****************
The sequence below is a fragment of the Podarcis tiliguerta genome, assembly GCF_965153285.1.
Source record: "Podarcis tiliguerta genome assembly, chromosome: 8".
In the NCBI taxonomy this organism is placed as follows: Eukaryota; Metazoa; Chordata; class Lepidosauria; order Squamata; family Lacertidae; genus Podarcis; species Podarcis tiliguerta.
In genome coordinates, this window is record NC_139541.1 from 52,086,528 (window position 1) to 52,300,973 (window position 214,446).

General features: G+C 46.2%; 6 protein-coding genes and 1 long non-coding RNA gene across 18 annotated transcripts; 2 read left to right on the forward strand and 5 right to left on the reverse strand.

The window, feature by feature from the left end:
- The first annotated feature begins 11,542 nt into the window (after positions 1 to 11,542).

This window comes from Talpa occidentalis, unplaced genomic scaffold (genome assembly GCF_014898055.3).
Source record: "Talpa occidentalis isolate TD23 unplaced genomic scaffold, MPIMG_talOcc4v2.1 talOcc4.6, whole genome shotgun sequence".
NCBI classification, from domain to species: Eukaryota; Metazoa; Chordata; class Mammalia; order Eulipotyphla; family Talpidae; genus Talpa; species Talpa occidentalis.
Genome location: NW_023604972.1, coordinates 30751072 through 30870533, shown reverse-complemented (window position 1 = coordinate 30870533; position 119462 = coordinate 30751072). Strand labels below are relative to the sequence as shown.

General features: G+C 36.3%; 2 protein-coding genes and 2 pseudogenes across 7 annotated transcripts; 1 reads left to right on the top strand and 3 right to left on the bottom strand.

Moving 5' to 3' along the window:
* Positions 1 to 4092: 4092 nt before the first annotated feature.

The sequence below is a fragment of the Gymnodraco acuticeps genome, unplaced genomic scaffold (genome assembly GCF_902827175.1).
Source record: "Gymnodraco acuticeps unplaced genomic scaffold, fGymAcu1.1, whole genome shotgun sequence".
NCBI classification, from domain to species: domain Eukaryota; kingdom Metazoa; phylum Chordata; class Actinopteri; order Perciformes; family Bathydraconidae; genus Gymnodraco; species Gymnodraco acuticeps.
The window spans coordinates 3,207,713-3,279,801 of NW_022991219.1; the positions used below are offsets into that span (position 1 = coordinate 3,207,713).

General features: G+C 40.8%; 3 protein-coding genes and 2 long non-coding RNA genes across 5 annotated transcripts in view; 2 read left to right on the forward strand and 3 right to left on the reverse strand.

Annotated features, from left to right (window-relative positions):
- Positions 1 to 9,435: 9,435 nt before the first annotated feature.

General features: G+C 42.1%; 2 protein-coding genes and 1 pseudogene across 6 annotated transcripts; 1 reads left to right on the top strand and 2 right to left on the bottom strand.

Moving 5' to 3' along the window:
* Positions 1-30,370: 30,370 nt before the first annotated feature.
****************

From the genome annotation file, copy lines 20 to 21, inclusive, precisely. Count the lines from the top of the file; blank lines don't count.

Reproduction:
Annotated features, from left to right (window-relative positions):
- Positions 1 to 9,435: 9,435 nt before the first annotated feature.